# `payload` and `key` are binaries, digest_type is :sha256

defp hmac_sha2_sign(payload, key, digest_type) do
  protected = hmac_sha2_to_protected(digest_type)
  plain_text = signing_input(protected, payload)
  signature = :crypto.hmac(digest_type, key, plain_text)
  encode_token(plain_text, signature)

The result of this function will be what we can see in the browser as the value of the cookie:


Notice that this string of text can be split into three sections between the "."‘s. The first section is the result of hmac_sha2_to_protected(digest_type). It’s just a Base64-encoded rendition of the string, “HS256”.

The second section is also encoded with Base64. It represents the message that is being signed and comes from signing_input(protected, payload). We can have a look at it by decoding and then translating the binary to a term:

|> Base.decode64!()
|> :erlang.binary_to_term()

# Result: %{"_csrf_token" => "LBF-fk2sE81qSXWW8vy13MzB"}

The last section is the signature, which comes from :crypto.hmac(digest_type, key, plain_text). As we can see from the function arguments, it takes a hash function (digest_type), a key, and then the message to secure. The signature is also Base64-encoded and joined together with the message.

Now that we can see the token is securely stored in the cookie, along with the details behind how that gets created, the last thing to look at is how the data is verified.

Token Verification

We have seen that a token is placed in the HTML document, as well as in a cookie. The last thing to cover is how they are verified. In the code below, from the Plug.CSRFProtection module, we can start to follow the code to see how token verification happens.

defp verified_request?(conn, csrf_token, allow_hosts) do
  conn.method in @unprotected_methods ||
    valid_csrf_token?(conn, csrf_token, conn.body_params["_csrf_token"], allow_hosts) ||
    valid_csrf_token?(conn, csrf_token, first_x_csrf_token(conn), allow_hosts) ||

csrf_token comes from the session, and it’s the unmasked version of the token:

# example:

conn.body_params["_csrf_token"] is the masked token from the HTML body:

# example:

Both of these are sent to valid_csrf_token?/4 and then to valid_masked_token?/3. The mask is pattern matched out of the tail end of the token from the HTML body. Plug.Crypto.masked_compare/3 is then able to compare that the tokens match.

@doc """
Compares the two binaries (one being masked) in constant-time to avoid
timing attacks.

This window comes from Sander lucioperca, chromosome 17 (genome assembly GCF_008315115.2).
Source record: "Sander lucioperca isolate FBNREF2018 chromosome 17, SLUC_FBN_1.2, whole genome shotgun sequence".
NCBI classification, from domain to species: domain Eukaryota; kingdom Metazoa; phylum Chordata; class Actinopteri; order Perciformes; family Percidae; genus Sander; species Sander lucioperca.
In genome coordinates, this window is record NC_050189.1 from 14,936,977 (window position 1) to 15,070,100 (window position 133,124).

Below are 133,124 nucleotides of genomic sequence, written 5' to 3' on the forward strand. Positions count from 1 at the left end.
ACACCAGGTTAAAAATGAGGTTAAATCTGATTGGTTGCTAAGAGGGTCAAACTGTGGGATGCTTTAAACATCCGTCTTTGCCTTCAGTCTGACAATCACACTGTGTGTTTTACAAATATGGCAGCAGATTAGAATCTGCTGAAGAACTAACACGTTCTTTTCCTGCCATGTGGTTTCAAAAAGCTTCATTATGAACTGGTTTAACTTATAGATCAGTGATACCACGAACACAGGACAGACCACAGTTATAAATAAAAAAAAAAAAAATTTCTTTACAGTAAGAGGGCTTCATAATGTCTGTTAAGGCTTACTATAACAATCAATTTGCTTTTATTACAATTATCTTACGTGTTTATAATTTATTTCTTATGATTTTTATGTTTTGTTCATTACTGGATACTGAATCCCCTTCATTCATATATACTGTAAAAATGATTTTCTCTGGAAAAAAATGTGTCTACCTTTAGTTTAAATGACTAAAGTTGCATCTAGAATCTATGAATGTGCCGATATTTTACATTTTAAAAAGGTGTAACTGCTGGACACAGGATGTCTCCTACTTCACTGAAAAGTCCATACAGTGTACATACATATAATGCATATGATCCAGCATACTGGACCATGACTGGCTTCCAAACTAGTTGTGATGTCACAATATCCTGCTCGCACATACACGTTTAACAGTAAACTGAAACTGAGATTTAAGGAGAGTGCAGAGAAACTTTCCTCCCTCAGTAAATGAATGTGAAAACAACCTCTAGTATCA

It is assumed the right token is masked according to the given mask.
@spec masked_compare(binary(), binary(), binary()) :: boolean()
def masked_compare(left, right, mask)
    when is_binary(left) and is_binary(right) and is_binary(mask) do
  byte_size(left) == byte_size(right) and masked_compare(left, right, mask, 0)

defp masked_compare(<<x, left::binary>>, <<y, right::binary>>, <<z, mask::binary>>, acc) do
  xorred = x ^^^ (y ^^^ z)
  masked_compare(left, right, mask, acc ||| xorred)

defp masked_compare(<<>>, <<>>, <<>>, acc) do
  acc === 0

If the tokens don’t match, then the user is met with an error message.


To wrap things up let’s do a quick recap of the whole process of when a user visits a page that has a form with HTTP method “POST”. The order of events isn’t meant to be completely accurate - my goal here is to paint a generalized picture of what happens overall.

Phoenix seems to use the “Double Submit Cookie” approach when it comes to protecting from CSRF.

  1. A GET request issued to “/login” route.
  2. HTML markup for the page is generated. Phoenix.HTML.form_tag detects that the login form should include a CSRF token, since the form method is POST.
  3. Plug.CSRFProtection.get_csrf_token_for("/login") is called, and it generates a masked CSRF token. The mask is the result of XORing the token and “random bytes” together.
  4. The masked token is added as a hidden input field to the login form.
  5. The same token is added to the process dictionary if it does not already exist.
  6. The unmasked token is also placed in the session cookies.
  7. A key is derived from the applications secret_key_base in order to cryptographically sign the data stored in the cookie. This is to prevent the data from being changed by someone other than the application itself. This is done with PBKDF2.
  8. The data in the cookie (i.e. the CSRF token) is Base64-encoded and joined together with the output of a HMAC-sha256 function. This helps prevent the data from being tampered with.
  9. The application responds to the users browser with the HTML markup, which includes the injected CSRF token in the body of the form, and also uses the set-cookie response header to set a cookie on the users browser with the same (unmasked) token.

At this point the user can fill out the form and submit. This will trigger an HTTP POST request, and the tokens will be verified.

  1. The session data is verified to ensure it has not been modified. If successful, the unmasked CSRF token is revealed/returned.
  2. The masked token from the HTML body, along with the unmasked token from the session are compared. The correct mask is retrievable from the token in the HTML body. The comparison happens in a way that prevents timing attacks.
  3. If the tokens match, then there’s not a problem. An error occurs if the tokens do not match.

Final thoughts

That’s about it! As we have seen, there’s a lot of fancy stuff going on as part of this process, and its pretty amazing to try and understand how it all fits together.

It’s this kind of stuff that makes me really appreciate all of the work that people are doing to both make and break software. I think it’s a good practice to take a close look at the technologies, libraries, and frameworks that we use once in a while. It’s a blessing that we don’t have to totally understand all the details in order to create and be productive, but there is definitely value in doing so from time to time.